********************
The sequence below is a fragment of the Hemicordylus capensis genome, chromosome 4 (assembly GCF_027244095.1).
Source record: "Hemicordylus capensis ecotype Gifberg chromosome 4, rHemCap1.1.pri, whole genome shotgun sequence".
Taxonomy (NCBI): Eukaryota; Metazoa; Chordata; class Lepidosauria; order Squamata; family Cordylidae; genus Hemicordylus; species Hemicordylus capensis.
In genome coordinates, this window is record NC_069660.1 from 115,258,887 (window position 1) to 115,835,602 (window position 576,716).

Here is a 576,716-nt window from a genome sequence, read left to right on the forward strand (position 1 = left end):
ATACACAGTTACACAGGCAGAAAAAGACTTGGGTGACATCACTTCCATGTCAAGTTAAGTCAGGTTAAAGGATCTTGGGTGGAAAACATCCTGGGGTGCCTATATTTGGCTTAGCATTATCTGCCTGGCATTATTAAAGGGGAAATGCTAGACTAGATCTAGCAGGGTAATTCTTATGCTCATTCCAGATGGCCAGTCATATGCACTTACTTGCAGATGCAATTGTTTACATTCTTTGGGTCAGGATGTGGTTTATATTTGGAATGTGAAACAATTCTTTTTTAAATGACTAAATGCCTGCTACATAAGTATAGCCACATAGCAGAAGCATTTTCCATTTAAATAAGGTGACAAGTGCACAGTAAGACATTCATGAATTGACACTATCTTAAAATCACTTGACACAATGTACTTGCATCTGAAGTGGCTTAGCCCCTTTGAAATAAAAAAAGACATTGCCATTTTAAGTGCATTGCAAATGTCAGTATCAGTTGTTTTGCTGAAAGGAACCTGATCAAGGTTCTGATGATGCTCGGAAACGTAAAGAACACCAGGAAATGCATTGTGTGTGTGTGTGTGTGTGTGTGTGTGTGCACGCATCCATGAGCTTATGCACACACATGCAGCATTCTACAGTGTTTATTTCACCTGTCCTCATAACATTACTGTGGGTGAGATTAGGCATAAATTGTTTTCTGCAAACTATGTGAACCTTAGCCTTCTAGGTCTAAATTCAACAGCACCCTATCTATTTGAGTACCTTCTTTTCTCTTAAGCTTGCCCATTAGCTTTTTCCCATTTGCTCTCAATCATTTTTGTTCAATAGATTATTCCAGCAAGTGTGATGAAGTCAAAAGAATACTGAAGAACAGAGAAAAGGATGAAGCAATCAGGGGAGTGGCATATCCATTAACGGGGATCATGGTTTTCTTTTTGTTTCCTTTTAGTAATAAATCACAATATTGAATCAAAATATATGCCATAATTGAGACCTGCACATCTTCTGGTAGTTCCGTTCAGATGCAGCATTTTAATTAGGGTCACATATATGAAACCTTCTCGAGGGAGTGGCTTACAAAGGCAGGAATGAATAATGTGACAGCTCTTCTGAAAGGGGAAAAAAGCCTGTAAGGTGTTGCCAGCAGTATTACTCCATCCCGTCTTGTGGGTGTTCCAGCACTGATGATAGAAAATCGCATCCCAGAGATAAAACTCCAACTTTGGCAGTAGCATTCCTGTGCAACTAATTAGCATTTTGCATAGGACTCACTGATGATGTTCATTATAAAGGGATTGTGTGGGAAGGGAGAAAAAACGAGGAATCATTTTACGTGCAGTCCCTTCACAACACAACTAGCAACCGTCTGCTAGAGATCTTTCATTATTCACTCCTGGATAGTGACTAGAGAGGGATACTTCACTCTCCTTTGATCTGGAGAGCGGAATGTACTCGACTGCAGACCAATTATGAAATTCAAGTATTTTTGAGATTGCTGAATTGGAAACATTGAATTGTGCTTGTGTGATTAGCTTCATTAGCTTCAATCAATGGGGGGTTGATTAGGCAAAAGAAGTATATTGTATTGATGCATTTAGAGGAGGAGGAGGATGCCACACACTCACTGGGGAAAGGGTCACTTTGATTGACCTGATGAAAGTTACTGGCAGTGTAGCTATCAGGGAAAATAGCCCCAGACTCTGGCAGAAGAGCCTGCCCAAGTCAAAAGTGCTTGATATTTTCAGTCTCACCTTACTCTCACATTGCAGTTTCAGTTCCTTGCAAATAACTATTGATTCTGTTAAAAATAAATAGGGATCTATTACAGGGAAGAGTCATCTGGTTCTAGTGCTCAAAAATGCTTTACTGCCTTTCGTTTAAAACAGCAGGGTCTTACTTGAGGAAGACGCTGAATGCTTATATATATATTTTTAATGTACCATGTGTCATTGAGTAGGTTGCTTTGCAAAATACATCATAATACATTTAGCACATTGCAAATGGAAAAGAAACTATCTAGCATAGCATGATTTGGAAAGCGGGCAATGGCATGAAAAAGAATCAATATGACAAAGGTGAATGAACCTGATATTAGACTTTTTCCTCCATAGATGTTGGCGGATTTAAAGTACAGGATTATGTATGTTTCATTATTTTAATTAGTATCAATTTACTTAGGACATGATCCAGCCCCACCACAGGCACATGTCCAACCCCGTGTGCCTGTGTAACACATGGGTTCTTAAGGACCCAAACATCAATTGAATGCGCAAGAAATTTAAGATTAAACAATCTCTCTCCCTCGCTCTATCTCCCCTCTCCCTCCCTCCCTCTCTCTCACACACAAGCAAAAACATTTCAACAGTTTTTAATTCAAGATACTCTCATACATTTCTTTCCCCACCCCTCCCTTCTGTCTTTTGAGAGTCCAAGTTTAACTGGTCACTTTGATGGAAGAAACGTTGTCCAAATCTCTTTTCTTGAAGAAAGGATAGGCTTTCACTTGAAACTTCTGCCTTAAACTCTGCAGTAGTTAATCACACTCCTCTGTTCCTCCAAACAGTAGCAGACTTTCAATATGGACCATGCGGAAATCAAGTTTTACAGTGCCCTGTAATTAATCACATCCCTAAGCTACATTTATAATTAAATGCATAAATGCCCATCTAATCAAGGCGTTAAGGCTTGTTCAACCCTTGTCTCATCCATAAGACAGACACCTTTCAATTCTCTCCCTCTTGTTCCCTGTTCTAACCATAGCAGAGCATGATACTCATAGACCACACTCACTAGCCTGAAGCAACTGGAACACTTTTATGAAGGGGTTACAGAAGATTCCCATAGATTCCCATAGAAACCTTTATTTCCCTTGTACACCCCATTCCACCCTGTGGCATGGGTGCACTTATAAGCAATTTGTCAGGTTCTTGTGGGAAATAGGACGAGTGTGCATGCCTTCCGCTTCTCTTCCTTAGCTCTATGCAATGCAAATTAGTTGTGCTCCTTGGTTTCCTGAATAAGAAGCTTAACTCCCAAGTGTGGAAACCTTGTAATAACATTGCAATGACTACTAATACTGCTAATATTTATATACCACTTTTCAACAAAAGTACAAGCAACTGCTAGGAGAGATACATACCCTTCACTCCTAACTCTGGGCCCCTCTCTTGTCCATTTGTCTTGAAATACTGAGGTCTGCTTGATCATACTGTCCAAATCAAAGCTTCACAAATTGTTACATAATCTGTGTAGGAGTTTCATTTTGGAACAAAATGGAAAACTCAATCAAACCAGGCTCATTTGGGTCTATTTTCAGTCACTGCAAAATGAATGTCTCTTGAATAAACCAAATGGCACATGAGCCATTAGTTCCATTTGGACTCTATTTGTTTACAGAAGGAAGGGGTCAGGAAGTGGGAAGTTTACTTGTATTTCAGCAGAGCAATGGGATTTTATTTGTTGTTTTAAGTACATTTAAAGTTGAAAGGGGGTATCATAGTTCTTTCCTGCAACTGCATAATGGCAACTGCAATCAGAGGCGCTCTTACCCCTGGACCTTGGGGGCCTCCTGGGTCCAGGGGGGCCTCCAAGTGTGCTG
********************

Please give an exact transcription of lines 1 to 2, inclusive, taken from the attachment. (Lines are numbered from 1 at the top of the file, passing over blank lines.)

The sequence below is a fragment of the Hemicordylus capensis genome, chromosome 4 (assembly GCF_027244095.1).
Source record: "Hemicordylus capensis ecotype Gifberg chromosome 4, rHemCap1.1.pri, whole genome shotgun sequence".